Chappedelaine v. DechenauxAnnotate this Case
8 U.S. 306
U.S. Supreme Court
Chappedelaine v. Dechenaux, 8 U.S. 4 Cranch 306 306 (1808)
Chappedelaine v. Dechenaux
8 U.S. (4 Cranch) 306
If an account stated be pleaded in bar to a bill in equity, such plea will be sustained except so far as the complainant shall show it to be erroneous.
The plaintiffs were aliens, their testators were citizens of Georgia, the suit being against citizens of Georgia. Although the plaintiffs sued as trustees, they were entitled to sue in the circuit court.
No practice could be more dangerous than that of opening accounts which the parties themselves have adjusted on a suggestion supported by doubtful or only probable testimony. But if palpable errors be shown, errors which cannot be misunderstood, the settlement must so far be considered as made upon absolute mistake or imposition, and ought not to be obligatory on the injured party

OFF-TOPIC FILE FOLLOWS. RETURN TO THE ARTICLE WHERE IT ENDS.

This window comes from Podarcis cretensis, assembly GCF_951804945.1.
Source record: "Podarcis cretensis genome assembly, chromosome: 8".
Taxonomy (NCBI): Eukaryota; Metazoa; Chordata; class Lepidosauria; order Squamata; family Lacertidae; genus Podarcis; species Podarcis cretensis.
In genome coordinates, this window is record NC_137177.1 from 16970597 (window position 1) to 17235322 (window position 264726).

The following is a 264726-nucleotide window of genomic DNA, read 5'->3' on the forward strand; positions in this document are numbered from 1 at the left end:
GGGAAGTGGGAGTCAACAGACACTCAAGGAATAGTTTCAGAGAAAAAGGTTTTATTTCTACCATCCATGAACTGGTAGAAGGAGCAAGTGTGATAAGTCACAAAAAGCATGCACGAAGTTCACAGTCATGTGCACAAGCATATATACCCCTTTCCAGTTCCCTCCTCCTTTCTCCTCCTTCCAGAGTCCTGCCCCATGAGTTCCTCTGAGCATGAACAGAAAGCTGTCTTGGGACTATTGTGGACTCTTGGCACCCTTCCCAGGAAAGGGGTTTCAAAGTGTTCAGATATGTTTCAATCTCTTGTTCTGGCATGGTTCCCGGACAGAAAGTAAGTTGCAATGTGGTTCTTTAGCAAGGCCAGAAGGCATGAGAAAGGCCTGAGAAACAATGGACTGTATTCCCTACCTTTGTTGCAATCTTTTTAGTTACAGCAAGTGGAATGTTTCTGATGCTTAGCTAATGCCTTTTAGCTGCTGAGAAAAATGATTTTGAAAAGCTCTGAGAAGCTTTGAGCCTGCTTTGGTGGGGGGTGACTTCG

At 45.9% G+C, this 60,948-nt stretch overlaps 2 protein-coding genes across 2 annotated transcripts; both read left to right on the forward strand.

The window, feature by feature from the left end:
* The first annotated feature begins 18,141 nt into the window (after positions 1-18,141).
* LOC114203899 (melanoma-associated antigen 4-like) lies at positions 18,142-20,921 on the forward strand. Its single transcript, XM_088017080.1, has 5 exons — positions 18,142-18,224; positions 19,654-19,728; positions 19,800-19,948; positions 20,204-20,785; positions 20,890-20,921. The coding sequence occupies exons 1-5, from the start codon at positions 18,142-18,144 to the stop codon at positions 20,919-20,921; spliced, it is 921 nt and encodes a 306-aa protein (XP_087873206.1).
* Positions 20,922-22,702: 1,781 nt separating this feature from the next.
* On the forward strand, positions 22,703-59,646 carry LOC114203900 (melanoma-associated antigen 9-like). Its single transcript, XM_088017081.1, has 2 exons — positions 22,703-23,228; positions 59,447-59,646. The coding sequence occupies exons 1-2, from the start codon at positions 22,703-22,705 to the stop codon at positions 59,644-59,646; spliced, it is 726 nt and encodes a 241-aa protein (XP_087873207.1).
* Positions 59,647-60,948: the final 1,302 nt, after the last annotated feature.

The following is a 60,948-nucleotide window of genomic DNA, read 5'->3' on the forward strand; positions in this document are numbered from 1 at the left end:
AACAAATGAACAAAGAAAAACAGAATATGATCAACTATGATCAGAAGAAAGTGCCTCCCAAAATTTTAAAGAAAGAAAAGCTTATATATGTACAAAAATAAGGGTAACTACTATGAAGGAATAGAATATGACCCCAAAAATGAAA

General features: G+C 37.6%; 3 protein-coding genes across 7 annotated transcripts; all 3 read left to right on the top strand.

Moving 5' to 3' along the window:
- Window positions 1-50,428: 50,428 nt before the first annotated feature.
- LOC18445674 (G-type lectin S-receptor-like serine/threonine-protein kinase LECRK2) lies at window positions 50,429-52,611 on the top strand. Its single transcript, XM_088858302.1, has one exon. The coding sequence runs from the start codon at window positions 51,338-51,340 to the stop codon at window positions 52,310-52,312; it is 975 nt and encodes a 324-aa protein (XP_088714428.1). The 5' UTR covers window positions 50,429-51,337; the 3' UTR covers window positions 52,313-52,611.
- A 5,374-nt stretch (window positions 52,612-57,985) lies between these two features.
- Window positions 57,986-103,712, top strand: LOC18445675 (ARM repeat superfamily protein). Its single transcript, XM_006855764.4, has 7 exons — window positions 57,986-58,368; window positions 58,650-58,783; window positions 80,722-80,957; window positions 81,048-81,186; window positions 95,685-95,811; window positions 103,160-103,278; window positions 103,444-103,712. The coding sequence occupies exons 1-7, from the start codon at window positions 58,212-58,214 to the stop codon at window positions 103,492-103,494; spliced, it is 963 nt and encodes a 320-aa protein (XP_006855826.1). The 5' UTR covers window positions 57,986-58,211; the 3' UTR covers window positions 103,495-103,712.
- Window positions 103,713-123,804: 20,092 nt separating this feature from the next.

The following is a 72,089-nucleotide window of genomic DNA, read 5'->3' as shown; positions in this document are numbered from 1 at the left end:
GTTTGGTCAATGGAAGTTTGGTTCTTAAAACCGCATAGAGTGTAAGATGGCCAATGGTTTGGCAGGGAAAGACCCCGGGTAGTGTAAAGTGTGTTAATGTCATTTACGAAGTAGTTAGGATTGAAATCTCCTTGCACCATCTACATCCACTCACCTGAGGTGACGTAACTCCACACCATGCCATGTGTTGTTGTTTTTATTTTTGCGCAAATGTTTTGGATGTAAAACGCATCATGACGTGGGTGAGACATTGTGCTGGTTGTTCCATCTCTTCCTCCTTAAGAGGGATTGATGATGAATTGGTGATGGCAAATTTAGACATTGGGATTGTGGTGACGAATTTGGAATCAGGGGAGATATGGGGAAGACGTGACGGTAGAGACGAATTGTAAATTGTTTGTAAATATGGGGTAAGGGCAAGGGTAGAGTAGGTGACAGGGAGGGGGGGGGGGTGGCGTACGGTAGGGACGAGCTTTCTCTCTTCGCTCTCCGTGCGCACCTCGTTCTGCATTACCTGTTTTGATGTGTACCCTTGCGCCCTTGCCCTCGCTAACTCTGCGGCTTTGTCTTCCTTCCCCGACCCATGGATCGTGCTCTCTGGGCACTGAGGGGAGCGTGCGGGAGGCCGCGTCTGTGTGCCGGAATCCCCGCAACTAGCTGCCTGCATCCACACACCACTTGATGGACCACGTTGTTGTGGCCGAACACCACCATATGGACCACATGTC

or his representatives, because such items cannot be supposed to have received his assent. The whole labor of proof lies on the party objecting to the account, and the errors which he does not plainly establish cannot be supposed to exist.
The bill states that the complainants' testator and the defendant's testator, together with three others, viz., Boisfeillet, Du Bignon, and Grand Closmesle, became joint purchasers of the Islands of Sapelo, Blackbeard, Jekyll, and half of St. Catharine, on the coast of Georgia; that Dumoussay was the acting partner, and kept all the accounts, &c. That an account was stated and signed by the two testators, Chappedelaine and Dumoussay, on 30 April, 1792, by which the former acknowledged a balance of